Any of the following lines sounds familiar?
- “My Gut Instinct says I should definitely not go over there…”
- “My Gut Reaction was to scream and run away”
- “It’s a hard decision for sure, maybe just Go with your Gut”
- “I don’t know guys, I just feel it in my Gut, you know?”
OK, so what do all these sayings have in common? [Aside from the speaker obviously leading a challenging, confusing, and indecisive life]
They all lend to the idea that, some way, some how, in our culture we have linked the gut/stomach with our intuition about feelings, and even decision making[ !].
Intuition is commonly regarded as our “Sixth Sense” and feelings and decision making are commonly regarded as functions of the ever powerful maestro that conducts from his lectern above our necks AKA The brain. Hence the title of this article was born.
In doing research for a client recently, I came across a field of research known as Neurogastroenterology which studies the Enteric Nervous System [ENS]. Evidently the ENS has more neurons than the spinal cord and covers a surface area 100x greater than that of our skin. Lastly, and most importantly, Neurogastroenterology is investigating how the ENS can [and does!] operate independently of brain input. Infact, studies so far are showing that the ENS actually sends input TO the brain in regards to stress, sadness, memory, learning, and even decision-making.
First and foremost, thanks to Jennovafoodblog for her recent most about the importance of keeping your Gut happy.
It’s awesome how the world wide web connects us all. Having just come across this notion of Neurogastroenterology, I was just going to write a very similar article. She summed everything up so well, please check out her blog and learn more than you ever thought you could about what’s really going on inside that stomach of yours and how you can keep it functioning at tip-top shape. After all… if it’s going to be impacting our emotions and behaviors in ways we never before that, it would behoove of us to take good care of it.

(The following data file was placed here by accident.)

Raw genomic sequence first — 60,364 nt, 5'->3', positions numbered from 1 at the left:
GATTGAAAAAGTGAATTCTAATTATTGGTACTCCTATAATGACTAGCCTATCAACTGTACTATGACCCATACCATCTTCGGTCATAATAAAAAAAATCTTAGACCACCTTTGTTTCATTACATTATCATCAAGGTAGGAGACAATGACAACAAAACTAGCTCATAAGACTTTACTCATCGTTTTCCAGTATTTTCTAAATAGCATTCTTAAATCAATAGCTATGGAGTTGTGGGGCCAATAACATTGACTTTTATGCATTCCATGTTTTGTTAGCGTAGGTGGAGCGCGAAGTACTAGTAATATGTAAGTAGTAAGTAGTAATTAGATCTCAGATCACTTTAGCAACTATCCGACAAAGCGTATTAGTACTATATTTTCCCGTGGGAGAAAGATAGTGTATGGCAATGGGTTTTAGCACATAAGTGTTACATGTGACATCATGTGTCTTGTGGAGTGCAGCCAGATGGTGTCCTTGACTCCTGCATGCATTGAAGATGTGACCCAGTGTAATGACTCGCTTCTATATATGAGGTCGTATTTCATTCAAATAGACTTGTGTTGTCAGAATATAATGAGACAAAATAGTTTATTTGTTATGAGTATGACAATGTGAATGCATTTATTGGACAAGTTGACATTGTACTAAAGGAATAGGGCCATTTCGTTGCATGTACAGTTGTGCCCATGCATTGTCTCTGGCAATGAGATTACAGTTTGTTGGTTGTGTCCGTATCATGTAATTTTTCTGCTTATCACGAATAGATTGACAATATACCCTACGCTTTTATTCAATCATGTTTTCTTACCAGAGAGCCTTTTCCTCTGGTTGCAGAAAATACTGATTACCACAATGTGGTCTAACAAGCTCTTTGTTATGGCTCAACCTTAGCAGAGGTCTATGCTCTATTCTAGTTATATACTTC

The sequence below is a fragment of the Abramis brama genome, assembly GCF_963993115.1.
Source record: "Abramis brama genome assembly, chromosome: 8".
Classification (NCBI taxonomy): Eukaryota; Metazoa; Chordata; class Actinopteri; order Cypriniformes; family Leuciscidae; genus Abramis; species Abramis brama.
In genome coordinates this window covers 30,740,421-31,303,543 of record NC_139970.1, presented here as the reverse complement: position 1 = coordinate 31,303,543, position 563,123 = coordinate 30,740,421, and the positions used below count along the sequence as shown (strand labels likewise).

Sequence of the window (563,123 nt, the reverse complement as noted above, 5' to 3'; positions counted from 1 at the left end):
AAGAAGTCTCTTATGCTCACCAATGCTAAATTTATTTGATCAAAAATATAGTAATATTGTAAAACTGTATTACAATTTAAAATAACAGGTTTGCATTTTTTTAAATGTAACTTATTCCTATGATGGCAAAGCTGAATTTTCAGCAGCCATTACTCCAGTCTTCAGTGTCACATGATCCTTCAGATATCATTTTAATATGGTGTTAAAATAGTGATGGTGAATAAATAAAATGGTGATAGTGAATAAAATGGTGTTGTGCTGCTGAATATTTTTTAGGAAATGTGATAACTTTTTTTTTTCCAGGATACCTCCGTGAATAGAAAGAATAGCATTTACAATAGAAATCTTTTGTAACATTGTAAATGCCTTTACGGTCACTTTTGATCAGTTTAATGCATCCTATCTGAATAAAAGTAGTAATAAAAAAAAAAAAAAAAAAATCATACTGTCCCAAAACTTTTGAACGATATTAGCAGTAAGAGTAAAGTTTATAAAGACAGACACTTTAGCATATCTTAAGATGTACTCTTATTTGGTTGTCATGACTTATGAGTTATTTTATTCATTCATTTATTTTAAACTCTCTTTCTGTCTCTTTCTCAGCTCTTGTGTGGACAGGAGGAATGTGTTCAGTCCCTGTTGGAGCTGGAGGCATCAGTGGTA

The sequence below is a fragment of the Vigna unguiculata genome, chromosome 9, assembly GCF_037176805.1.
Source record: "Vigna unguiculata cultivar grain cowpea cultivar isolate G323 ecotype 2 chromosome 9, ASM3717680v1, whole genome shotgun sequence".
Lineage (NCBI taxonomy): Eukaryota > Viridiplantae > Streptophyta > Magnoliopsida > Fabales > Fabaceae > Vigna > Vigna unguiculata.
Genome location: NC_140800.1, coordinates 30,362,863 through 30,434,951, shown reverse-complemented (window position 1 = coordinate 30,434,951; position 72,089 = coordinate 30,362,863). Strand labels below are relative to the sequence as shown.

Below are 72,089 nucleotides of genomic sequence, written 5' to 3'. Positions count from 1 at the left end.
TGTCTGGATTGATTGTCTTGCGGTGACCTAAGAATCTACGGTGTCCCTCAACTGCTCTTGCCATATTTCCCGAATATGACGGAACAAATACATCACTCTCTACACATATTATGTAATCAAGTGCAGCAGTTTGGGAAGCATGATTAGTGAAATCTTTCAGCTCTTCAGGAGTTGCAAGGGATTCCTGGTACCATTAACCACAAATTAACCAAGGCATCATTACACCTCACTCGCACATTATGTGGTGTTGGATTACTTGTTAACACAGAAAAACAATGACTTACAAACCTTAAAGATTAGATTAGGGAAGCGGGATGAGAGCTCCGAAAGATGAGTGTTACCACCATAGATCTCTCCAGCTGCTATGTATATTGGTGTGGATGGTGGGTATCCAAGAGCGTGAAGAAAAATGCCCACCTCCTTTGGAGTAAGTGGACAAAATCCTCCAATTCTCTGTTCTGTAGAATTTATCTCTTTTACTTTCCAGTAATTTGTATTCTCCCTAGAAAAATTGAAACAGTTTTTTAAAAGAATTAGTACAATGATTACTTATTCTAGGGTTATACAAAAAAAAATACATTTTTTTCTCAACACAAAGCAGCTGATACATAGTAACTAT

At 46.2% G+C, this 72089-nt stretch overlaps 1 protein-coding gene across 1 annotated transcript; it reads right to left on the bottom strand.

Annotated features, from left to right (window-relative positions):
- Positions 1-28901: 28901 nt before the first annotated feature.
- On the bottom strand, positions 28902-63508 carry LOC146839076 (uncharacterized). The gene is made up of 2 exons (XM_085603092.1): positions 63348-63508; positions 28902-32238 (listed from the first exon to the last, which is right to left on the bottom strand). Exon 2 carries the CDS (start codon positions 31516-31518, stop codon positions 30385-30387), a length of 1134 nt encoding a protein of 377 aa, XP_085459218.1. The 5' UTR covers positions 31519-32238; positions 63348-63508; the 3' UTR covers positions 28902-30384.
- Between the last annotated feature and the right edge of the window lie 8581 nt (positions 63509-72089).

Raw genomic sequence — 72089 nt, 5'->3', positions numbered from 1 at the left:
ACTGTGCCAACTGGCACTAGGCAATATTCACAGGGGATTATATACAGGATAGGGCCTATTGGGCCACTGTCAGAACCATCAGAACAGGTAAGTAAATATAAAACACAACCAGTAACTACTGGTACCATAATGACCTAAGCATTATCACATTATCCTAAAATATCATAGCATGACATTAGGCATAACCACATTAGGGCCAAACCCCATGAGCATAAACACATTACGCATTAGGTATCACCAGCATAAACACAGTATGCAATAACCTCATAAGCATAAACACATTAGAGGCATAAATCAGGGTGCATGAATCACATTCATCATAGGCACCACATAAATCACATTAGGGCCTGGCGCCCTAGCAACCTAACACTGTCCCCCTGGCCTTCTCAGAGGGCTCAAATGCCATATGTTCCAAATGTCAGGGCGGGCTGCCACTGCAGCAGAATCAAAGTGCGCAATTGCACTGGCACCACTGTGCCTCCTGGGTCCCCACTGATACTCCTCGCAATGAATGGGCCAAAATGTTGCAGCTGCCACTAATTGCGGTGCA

I don’t know about you, but I certainly wouldn’t want a surgeon or financial planner to be conducting her business with a full-blown head trauma – – but what if they have all their gut flora all out of whack? Should we be equally as concerned?
According to Canadian Neuro-scientist Jane Foster, “The gut biome is actually an interface between your diet and your genetics. The human diet powerfully influences the makeup of the gut flora, and the gut flora in turn influence our makeup.” Foster goes on to say, “Our genetics determine our predispositions [to food and otherwise] but the gut biome influences how those predispositions function on a day to day basis”.
In Foster’s experiments she has found that essentially from birth on there is constant cross-talk between gut bacteria and the brain. In those early stages, that communication has been shown to play a significant role in shaping how the brain is wired and influencing items such as anxiety, fear, memory, learning, and possibly even autistic traits. Foster sums it up well stating, “The important take home message [is] these are not two separate systems, they are two parts of a single system”.